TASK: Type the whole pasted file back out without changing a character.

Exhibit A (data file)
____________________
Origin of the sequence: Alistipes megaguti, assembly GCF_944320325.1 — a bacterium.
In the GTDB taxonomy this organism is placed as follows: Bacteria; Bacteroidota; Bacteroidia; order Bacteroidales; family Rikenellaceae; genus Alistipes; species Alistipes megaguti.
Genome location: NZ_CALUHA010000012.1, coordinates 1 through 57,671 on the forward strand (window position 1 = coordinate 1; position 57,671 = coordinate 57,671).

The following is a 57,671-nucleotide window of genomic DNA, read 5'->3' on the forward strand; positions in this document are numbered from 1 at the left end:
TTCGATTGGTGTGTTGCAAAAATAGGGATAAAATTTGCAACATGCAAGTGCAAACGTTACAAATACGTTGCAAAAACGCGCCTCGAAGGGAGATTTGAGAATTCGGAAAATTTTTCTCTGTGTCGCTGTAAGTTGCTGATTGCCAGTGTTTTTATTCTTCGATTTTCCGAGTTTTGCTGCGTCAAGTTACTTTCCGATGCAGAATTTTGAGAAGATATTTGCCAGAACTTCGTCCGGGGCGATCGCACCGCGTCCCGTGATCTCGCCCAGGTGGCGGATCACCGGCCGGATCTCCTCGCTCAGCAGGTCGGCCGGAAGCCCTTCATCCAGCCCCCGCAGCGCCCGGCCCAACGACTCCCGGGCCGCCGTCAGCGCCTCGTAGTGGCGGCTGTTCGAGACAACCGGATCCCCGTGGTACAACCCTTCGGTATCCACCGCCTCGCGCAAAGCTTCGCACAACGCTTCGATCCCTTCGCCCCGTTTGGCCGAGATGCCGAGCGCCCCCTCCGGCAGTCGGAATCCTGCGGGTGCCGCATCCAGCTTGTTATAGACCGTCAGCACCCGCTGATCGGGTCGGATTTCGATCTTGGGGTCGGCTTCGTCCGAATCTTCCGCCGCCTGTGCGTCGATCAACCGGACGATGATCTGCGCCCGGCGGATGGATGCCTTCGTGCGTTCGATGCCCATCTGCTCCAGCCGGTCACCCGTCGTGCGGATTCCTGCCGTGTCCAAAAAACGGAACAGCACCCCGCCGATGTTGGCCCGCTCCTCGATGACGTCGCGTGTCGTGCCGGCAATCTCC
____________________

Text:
Origin of the sequence: Alistipes megaguti, assembly GCF_944320325.1 — a bacterium.
In the GTDB taxonomy this organism is placed as follows: Bacteria; Bacteroidota; Bacteroidia; order Bacteroidales; family Rikenellaceae; genus Alistipes; species Alistipes megaguti.
Genome location: NZ_CALUHA010000012.1, coordinates 1 through 57,671 on the forward strand (window position 1 = coordinate 1; position 57,671 = coordinate 57,671).

The following is a 57,671-nucleotide window of genomic DNA, read 5'->3' on the forward strand; positions in this document are numbered from 1 at the left end:
TTCGATTGGTGTGTTGCAAAAATAGGGATAAAATTTGCAACATGCAAGTGCAAACGTTACAAATACGTTGCAAAAACGCGCCTCGAAGGGAGATTTGAGAATTCGGAAAATTTTTCTCTGTGTCGCTGTAAGTTGCTGATTGCCAGTGTTTTTATTCTTCGATTTTCCGAGTTTTGCTGCGTCAAGTTACTTTCCGATGCAGAATTTTGAGAAGATATTTGCCAGAACTTCGTCCGGGGCGATCGCACCGCGTCCCGTGATCTCGCCCAGGTGGCGGATCACCGGCCGGATCTCCTCGCTCAGCAGGTCGGCCGGAAGCCCTTCATCCAGCCCCCGCAGCGCCCGGCCCAACGACTCCCGGGCCGCCGTCAGCGCCTCGTAGTGGCGGCTGTTCGAGACAACCGGATCCCCGTGGTACAACCCTTCGGTATCCACCGCCTCGCGCAAAGCTTCGCACAACGCTTCGATCCCTTCGCCCCGTTTGGCCGAGATGCCGAGCGCCCCCTCCGGCAGTCGGAATCCTGCGGGTGCCGCATCCAGCTTGTTATAGACCGTCAGCACCCGCTGATCGGGTCGGATTTCGATCTTGGGGTCGGCTTCGTCCGAATCTTCCGCCGCCTGTGCGTCGATCAACCGGACGATGATCTGCGCCCGGCGGATGGATGCCTTCGTGCGTTCGATGCCCATCTGCTCCAGCCGGTCACCCGTCGTGCGGATTCCTGCCGTGTCCAAAAAACGGAACAGCACCCCGCCGATGTTGGCCCGCTCCTCGATGACGTCGCGTGTCGTGCCGGCAATCTCC